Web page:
Turtles Can Fly Bahman Ghobadi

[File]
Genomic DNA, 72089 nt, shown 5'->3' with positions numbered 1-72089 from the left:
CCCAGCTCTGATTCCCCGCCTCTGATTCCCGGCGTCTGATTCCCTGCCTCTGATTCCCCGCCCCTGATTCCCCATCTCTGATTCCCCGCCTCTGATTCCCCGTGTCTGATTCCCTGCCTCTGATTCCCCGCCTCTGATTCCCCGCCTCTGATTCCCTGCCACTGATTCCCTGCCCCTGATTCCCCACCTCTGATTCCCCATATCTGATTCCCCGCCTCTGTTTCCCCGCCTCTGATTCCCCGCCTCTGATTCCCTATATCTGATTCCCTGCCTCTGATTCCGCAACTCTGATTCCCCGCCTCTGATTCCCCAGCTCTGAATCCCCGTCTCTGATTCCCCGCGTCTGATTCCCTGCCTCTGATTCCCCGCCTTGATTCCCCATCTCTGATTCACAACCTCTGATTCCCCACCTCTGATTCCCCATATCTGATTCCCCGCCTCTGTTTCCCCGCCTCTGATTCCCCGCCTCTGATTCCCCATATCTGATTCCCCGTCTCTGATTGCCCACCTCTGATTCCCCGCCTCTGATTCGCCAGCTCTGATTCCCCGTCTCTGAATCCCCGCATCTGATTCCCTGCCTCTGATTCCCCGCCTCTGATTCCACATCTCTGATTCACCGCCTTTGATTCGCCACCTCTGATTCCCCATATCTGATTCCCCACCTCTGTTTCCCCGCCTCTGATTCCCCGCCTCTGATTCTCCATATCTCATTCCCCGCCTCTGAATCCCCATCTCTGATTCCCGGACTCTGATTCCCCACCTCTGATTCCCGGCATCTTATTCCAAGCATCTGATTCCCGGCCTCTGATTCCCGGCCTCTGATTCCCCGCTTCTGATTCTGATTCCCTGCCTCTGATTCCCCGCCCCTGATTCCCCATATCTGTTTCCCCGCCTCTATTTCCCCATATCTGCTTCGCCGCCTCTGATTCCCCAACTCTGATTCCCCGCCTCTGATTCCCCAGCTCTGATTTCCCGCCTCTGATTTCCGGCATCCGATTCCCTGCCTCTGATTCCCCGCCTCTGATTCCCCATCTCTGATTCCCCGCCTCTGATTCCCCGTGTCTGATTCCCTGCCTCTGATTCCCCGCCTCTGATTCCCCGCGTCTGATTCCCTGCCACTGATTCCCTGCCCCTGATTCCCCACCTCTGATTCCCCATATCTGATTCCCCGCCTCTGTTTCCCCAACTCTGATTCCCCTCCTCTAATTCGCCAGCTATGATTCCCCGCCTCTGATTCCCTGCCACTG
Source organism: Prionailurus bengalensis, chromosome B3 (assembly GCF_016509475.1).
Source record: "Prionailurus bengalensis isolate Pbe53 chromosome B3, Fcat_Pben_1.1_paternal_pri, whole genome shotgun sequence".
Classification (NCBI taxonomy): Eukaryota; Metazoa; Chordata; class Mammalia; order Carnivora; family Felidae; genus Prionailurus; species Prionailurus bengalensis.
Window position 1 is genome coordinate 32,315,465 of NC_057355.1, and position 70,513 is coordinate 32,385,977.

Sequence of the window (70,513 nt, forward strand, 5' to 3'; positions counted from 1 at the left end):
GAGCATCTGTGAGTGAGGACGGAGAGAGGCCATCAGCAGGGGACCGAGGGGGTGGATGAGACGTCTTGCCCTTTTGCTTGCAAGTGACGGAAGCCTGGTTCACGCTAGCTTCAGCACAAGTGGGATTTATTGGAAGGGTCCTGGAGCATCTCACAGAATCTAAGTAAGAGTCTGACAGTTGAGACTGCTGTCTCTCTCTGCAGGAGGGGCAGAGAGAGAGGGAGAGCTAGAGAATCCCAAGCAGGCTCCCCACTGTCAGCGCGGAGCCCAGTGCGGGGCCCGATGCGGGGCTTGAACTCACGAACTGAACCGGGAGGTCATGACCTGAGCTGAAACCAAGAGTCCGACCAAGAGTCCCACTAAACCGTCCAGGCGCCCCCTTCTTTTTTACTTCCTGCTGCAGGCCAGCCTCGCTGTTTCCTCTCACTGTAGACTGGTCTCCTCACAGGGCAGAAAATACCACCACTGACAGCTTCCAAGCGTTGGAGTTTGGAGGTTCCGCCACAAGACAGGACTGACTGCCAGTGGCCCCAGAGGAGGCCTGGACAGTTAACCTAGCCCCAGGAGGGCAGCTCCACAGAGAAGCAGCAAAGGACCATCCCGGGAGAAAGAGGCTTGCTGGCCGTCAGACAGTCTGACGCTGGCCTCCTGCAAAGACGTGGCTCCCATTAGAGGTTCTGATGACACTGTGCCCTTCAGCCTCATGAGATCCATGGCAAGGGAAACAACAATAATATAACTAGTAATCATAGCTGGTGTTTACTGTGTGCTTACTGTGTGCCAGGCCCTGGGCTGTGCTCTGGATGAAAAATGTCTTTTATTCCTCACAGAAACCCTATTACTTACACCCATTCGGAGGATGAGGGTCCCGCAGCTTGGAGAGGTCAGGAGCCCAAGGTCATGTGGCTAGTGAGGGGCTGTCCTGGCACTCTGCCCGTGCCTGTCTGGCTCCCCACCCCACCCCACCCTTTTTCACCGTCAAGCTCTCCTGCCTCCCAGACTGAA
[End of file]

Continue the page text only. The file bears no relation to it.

Turtles Can Fly is a bleak yet touching look at a small community on the Turkey/Iran/Iraq border on the eve of the latest U.S. invasion. As a result of the last war, the town is almost exclusively populated by children and old folks. At the centre of the story is a young boy named Satellite, so named for his ability to hook the remote villages in the area up with television signals so they can find out news of the impending war. Satellite also serves as the leader of a large band of children, orphans and refugees who make their living by recovering landmines from neighbouring fields and selling them to the U.N. peacekeepers in the region. A mysterious girl taking care of her armless brother and a blind toddler captures Satellite's attention and he enthusiastically begins to woo her. The film is by turns fascinating, beautiful and horrific, set against the backdrop of this ravaged land, which hasn't nearly recovered from the horrors of the last war. The focus on a gang of parentless children with their own power structure brings to mind The Lord of the Flies, yet these kids have been through way too much to get mired in petty differences The acting of these young people is astounding, both lively and haunting. Bahman Ghobadi's (Time for Drunken Horses) storytelling is simple and direct and his visual command is wonderful. (Mij)